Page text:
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What does Amazon get for the $3.9B it is paying for One Medical?


Image Credits: Nigel Sussman (opens in a new window)

The big news of the morning is that Amazon is buying One Medical, a previously venture-backed consumer healthcare company with a technology twist, in an all-cash deal worth $3.9 billion inclusive of debt. The announcement follows recent reporting that One Medical was in play.

Seeing One Medical taken off the table, then, is not a surprise, but Amazon being the acquiring entity is a bit more of a shock. What is the company getting for its billions, how does the buy fit into its overall business, and what does the deal mean for startups?

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Recall that Amazon has been making moves in the healthcare space for some time. Back in 2018, the AWS parent company bought PillPack, a consumer-focused online pharmacy, and it previously worked with Berkshire Hathaway and JPMorgan to revamp American healthcare, though that effort fizzled.

This morning, let’s peek at One Medical’s latest financial results to both understand the deal and what Amazon is really buying. And then, we’ll see what we can shake loose about why the deal is happening now and what it could mean for startups more generally. To work!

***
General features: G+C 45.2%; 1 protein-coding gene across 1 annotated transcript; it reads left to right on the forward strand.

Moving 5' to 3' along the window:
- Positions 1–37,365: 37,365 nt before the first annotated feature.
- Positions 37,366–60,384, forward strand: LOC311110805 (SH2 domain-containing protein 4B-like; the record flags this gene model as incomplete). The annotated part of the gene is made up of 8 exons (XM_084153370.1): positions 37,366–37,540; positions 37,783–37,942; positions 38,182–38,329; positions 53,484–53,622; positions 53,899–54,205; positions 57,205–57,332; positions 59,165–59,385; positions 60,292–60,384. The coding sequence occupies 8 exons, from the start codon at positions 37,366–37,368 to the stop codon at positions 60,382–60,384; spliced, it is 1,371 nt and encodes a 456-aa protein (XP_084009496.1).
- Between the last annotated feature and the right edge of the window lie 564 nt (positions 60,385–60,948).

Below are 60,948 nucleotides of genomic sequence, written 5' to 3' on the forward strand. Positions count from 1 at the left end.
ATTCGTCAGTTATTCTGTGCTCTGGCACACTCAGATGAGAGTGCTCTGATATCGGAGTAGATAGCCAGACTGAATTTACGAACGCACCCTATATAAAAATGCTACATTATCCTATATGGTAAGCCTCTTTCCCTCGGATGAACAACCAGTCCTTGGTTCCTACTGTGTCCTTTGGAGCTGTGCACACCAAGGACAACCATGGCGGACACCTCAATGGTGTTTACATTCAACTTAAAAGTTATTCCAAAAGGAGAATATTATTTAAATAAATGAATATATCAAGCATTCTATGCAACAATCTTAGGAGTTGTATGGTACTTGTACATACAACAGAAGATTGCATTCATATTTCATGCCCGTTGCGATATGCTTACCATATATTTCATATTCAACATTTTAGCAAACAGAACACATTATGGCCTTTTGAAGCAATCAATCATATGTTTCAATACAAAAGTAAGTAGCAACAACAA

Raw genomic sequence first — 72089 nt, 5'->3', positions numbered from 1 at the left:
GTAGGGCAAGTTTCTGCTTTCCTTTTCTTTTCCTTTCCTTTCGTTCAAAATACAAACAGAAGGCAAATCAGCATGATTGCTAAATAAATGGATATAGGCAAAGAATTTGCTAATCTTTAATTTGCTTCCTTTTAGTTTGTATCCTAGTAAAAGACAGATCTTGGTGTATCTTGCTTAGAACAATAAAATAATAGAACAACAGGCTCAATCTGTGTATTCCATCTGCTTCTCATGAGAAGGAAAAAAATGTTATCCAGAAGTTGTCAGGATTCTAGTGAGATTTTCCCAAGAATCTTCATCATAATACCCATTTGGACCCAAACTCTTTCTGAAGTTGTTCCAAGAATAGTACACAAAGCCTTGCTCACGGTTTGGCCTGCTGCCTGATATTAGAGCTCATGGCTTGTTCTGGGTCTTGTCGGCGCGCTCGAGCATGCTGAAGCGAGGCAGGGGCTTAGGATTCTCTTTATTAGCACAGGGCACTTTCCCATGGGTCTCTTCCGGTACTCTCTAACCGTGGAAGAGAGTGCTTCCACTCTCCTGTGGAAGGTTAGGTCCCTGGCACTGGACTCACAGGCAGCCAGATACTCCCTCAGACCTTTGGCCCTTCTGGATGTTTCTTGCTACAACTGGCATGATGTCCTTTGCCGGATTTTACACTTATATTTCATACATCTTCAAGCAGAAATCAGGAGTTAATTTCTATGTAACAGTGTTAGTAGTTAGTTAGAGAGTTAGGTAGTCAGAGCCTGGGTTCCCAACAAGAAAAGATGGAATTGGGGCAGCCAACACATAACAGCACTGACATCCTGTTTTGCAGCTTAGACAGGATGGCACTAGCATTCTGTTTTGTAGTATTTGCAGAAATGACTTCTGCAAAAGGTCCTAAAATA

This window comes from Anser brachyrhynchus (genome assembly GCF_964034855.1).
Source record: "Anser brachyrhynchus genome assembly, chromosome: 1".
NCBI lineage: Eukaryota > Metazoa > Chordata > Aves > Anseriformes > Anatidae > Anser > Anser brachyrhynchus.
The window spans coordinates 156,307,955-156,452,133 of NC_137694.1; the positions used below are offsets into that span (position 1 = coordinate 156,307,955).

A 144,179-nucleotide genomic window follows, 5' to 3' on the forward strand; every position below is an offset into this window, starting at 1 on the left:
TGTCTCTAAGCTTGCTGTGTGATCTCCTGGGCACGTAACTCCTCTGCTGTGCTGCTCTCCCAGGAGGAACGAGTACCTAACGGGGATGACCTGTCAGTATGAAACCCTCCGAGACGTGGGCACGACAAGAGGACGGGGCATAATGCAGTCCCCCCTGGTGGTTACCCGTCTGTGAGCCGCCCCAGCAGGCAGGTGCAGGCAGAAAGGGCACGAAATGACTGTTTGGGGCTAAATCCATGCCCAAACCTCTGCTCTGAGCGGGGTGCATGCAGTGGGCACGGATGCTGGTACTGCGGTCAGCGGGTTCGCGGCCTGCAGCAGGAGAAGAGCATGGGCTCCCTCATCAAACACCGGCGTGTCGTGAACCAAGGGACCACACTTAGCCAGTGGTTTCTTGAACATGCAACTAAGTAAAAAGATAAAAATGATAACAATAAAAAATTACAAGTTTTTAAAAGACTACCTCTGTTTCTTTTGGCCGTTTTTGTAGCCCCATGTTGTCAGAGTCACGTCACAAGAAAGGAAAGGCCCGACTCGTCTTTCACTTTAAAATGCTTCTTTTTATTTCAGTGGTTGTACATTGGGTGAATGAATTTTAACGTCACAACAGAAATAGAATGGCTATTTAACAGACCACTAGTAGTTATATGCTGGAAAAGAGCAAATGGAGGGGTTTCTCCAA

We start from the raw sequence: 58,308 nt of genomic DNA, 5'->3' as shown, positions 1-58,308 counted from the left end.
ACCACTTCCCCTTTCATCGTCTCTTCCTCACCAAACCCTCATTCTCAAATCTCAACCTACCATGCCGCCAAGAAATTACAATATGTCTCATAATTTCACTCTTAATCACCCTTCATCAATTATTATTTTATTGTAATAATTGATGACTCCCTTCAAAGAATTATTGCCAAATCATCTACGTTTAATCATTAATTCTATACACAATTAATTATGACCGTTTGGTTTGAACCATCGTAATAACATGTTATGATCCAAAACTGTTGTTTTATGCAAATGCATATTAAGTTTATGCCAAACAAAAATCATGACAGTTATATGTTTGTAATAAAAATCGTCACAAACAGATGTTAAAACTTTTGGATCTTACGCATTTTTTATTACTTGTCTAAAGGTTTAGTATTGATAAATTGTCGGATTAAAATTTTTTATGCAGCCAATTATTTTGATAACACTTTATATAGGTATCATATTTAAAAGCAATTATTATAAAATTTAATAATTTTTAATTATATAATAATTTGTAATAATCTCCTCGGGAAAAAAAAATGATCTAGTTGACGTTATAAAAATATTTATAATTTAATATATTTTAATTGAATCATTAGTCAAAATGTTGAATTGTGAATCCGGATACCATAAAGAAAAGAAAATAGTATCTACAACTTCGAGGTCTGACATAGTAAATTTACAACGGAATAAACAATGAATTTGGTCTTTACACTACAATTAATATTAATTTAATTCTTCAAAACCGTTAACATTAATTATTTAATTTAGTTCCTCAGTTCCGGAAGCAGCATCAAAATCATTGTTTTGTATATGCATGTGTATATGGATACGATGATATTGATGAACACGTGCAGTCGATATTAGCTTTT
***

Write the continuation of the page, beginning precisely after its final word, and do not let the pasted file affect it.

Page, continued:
Inside One Medical

Back in 2020 when One Medical went public, it priced its equity at $18 per share. Shares of the American healthcare company raced to the high $50s in early 2021 around a year after its IPO. But the company’s value has fallen since then, only reversing the trend when news of it considering a sale came out earlier this month. Today’s news has sent the company’s stock up around 67% as of the time of writing.

One Medical, then, is another example of a company that saw its valuation skyrocket during the early quarters of the COVID-19 pandemic in the United States, only to see its worth come back to Earth as caution waned and most folks went back to their regular lives. Other entities that have seen similar gains and losses include Coinbase, Robinhood and Zoom.